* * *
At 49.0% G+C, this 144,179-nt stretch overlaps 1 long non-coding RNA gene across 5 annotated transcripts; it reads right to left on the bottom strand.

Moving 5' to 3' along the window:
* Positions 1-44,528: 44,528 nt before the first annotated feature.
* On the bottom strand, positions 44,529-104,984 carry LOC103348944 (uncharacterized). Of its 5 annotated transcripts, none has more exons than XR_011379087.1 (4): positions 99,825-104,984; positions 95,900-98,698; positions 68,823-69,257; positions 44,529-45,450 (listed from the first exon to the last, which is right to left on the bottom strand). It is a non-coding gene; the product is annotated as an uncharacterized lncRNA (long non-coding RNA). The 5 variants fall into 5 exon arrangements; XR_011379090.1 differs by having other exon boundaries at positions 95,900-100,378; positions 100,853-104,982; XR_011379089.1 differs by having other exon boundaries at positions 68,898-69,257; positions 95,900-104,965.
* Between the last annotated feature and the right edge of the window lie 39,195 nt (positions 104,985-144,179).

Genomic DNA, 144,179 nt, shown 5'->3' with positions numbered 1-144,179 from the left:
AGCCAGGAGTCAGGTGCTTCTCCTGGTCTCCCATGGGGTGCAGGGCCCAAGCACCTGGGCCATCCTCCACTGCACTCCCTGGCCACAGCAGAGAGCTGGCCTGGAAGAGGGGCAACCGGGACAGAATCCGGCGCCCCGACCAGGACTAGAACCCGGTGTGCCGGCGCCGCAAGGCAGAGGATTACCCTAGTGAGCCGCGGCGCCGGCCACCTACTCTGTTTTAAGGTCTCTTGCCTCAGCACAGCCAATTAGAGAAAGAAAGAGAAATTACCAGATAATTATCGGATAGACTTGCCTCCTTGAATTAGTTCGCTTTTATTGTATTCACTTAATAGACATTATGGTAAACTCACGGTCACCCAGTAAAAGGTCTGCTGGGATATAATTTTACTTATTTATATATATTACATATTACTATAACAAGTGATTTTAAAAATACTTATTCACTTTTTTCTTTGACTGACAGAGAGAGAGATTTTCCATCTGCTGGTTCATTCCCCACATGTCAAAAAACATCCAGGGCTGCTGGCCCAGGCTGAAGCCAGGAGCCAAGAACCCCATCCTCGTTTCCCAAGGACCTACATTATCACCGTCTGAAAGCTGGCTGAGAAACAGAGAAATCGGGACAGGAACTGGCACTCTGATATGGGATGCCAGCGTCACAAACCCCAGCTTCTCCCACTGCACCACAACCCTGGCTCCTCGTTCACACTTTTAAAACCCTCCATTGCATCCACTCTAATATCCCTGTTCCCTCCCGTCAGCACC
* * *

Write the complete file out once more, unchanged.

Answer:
At 49.0% G+C, this 144,179-nt stretch overlaps 1 long non-coding RNA gene across 5 annotated transcripts; it reads right to left on the bottom strand.

Moving 5' to 3' along the window:
* Positions 1-44,528: 44,528 nt before the first annotated feature.
* On the bottom strand, positions 44,529-104,984 carry LOC103348944 (uncharacterized). Of its 5 annotated transcripts, none has more exons than XR_011379087.1 (4): positions 99,825-104,984; positions 95,900-98,698; positions 68,823-69,257; positions 44,529-45,450 (listed from the first exon to the last, which is right to left on the bottom strand). It is a non-coding gene; the product is annotated as an uncharacterized lncRNA (long non-coding RNA). The 5 variants fall into 5 exon arrangements; XR_011379090.1 differs by having other exon boundaries at positions 95,900-100,378; positions 100,853-104,982; XR_011379089.1 differs by having other exon boundaries at positions 68,898-69,257; positions 95,900-104,965.
* Between the last annotated feature and the right edge of the window lie 39,195 nt (positions 104,985-144,179).

Genomic DNA, 144,179 nt, shown 5'->3' with positions numbered 1-144,179 from the left:
AGCCAGGAGTCAGGTGCTTCTCCTGGTCTCCCATGGGGTGCAGGGCCCAAGCACCTGGGCCATCCTCCACTGCACTCCCTGGCCACAGCAGAGAGCTGGCCTGGAAGAGGGGCAACCGGGACAGAATCCGGCGCCCCGACCAGGACTAGAACCCGGTGTGCCGGCGCCGCAAGGCAGAGGATTACCCTAGTGAGCCGCGGCGCCGGCCACCTACTCTGTTTTAAGGTCTCTTGCCTCAGCACAGCCAATTAGAGAAAGAAAGAGAAATTACCAGATAATTATCGGATAGACTTGCCTCCTTGAATTAGTTCGCTTTTATTGTATTCACTTAATAGACATTATGGTAAACTCACGGTCACCCAGTAAAAGGTCTGCTGGGATATAATTTTACTTATTTATATATATTACATATTACTATAACAAGTGATTTTAAAAATACTTATTCACTTTTTTCTTTGACTGACAGAGAGAGAGATTTTCCATCTGCTGGTTCATTCCCCACATGTCAAAAAACATCCAGGGCTGCTGGCCCAGGCTGAAGCCAGGAGCCAAGAACCCCATCCTCGTTTCCCAAGGACCTACATTATCACCGTCTGAAAGCTGGCTGAGAAACAGAGAAATCGGGACAGGAACTGGCACTCTGATATGGGATGCCAGCGTCACAAACCCCAGCTTCTCCCACTGCACCACAACCCTGGCTCCTCGTTCACACTTTTAAAACCCTCCATTGCATCCACTCTAATATCCCTGTTCCCTCCCGTCAGCACC